Mary dies. Jesus takes her soul, brighter than the sun, and gives it to the archangel Michael. Mary is buried, but, three days later, when her tomb is opened, there is only an empty shroud. Peter preaches, “Do not think, then, that Mary’s death is death! It is not death, but eternal life, because ‘the death of the just will be proclaimed glorious before the Lord.’” We have the basic elements of the Dormition narrative: Mary realizes she will die; friends and disciples gather; Mary comforts them; Mary dies peacefully. She is a model of how to die well.
In the eighth century, Andrew of Crete presented a theological reflection on this narrative in three sermons for the vigil of the Feast of the Dormition. He tells us that we must die, “but we shall not remain enslaved by death, as once we did when we were bound by it through the legal bond of sin.” For Christians, death is but a “dormition” (κοίμησις). Mary’s death shows us this: “The period of time for which death and bodily death held power over her was only as long as was necessary for her to move, at natural speed through unknown regions and to come to know them firsthand, regions where she had never set foot before and that she was now crossing as in a journey through foreign, uncharted territory.” To be sure, Mary’s stay in mortal decay was shorter than ours will be, because of her holiness, but the Dormition, while “proper to her,” is “common to us all.”
At this point, we might have two questions. First, why did the fear of death persist? We can suggest that some of it is universal. But that answer is insufficient. Fr Daley points us to the work of Hans-Georg Beck, who suggests (borrowing the terminology of the recently exhumed Newman) that, while there was a “notional assent” to the Gospel’s promise of eternal life, there was a “real assent” to “a darker, pre-Christian apprehension of death as simple and inexorable deprivation of all that gives human existence color and joy.”
Second, some of my readers might wonder why, in the face of this anxiety, the church didn’t simply preach the eschatological hope of the Gospels? Why was there recourse to a historically dubious narrative of the Dormition? It seems as though eschatology was not a subject pursued with theological intensity, simply because there were no major controversies on eschatology. Thus, as Daley says, “the only clear and viable medium in late Christian antiquity for proclaiming the prospect of a gracious transformation of all humanity by God that would reach through and beyond the terrors of death was the story, the feast, and the theological interpretation of Mary’s death: a death witnessed by the apostles and the church, and celebrated with prayer and pious ritual, in which Jesus himself received the departing soul in his arms, and the body, though buried, itself soon came to share in Jesus’ own bliss and glory.”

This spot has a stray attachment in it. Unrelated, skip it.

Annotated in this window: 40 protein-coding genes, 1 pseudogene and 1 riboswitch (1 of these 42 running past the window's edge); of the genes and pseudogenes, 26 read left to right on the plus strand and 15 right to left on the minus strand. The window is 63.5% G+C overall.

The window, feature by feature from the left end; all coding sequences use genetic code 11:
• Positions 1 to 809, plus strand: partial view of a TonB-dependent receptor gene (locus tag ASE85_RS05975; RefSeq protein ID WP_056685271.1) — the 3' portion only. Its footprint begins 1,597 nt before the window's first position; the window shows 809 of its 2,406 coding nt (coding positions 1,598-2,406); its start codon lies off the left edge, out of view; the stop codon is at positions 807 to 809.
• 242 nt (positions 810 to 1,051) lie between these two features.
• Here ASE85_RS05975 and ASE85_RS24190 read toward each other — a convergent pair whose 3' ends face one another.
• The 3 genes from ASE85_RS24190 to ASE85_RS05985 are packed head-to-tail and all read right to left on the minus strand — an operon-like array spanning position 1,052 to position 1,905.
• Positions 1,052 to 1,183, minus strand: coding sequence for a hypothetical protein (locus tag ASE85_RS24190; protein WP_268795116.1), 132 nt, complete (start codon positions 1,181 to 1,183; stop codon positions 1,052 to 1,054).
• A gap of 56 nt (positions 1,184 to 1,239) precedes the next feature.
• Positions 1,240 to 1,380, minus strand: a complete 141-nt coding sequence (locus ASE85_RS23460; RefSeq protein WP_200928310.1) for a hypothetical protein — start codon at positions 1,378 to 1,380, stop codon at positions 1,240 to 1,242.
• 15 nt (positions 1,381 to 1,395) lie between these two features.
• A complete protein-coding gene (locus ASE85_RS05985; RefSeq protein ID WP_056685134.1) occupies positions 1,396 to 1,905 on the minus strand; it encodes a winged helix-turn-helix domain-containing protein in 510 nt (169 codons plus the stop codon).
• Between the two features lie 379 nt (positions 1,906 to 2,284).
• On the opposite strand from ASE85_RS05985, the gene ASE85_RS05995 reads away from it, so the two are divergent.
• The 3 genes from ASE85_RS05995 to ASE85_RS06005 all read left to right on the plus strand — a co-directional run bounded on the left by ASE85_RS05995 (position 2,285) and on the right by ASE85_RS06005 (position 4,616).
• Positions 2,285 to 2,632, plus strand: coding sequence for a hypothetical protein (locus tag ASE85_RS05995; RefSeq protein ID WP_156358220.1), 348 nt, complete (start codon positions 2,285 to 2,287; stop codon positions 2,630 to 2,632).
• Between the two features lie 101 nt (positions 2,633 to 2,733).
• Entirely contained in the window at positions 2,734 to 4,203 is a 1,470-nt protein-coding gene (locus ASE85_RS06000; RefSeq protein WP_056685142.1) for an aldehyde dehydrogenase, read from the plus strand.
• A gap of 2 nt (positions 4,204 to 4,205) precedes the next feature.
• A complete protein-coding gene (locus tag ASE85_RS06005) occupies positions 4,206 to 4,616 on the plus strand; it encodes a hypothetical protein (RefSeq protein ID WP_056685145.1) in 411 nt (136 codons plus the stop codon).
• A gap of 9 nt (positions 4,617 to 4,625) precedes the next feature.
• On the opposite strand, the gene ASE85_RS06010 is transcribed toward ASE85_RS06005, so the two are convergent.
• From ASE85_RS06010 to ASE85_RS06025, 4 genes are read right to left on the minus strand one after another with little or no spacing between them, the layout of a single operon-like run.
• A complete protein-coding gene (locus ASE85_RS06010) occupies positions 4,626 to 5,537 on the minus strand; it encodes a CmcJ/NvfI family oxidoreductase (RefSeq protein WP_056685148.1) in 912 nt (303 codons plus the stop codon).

In fact, Daley says, we read of the “dormitions” of other holy people. Leontius of Neapolis, in the seventh century, reports that Symeon the Fool’s body disappeared, “for the Lord had glorified him and translated him.” In the 10th century, Nicephorus the Presbyter reports that St Andrew the Fool died in Constantinople, and his body also disappeared. “For the Lord had transferred him by a peculiar judgment which only that person knows, who understands God’s hidden decrees.”
So, we can say that the Dormition was the Eastern Church’s proclamation of eschatological hope in the face of a dark, pre-Christian apprehension of death. It still serves as that proclamation, even if it is no longer the only medium for proclaiming “the prospect of a gracious transformation of all humanity by God that would reach through and beyond the terrors of death.”
Now, reader, a question: Do we still have “a darker, pre-Christian apprehension of death as simple and inexorable deprivation of all that gives human existence color and joy”?
Of course we do. People have not changed. We struggle with hoping with the supernatural truth over the seemingly natural truth.
The story of the Assumption is: Redemption – Restoration – Glorification.
The Paschal Mystery did not merely offer redemption from the hell of death to humanity. It did not merely offer restoration of prelapsarian life to humanity. It offers us the opportunity for theosis and glory far beyond that which Adam and Eve were ever offered before the Fall.
The Assumption put the bones on this – not mere concept or theory for the future. But Now and Forevermore.
(And the Immaculate Conception is intimately bound up in this.)
Where I think the Eastern tradition offers an immensely valuable complement to the Western tradition in this regard is the emphasis on glory as a theologically rich source of contemplation.
So my corollary question would be: do we apprehend the glory to which which are invited, and if so, in what ways and does that inform not only our doings but our being?
Thanks, as always, for writing.
I completely agree with you that we need to remember that we are called to union with God. As we’ve discussed before, too much of Catholic preaching still encourages a moralism in which we must meet certain religious obligations to avoid God’s wrath – or perhaps his displeasure, or at least some sort of existential meaninglessness.
I’ll put up another post on theosis in a week or so. I look forward to your comments.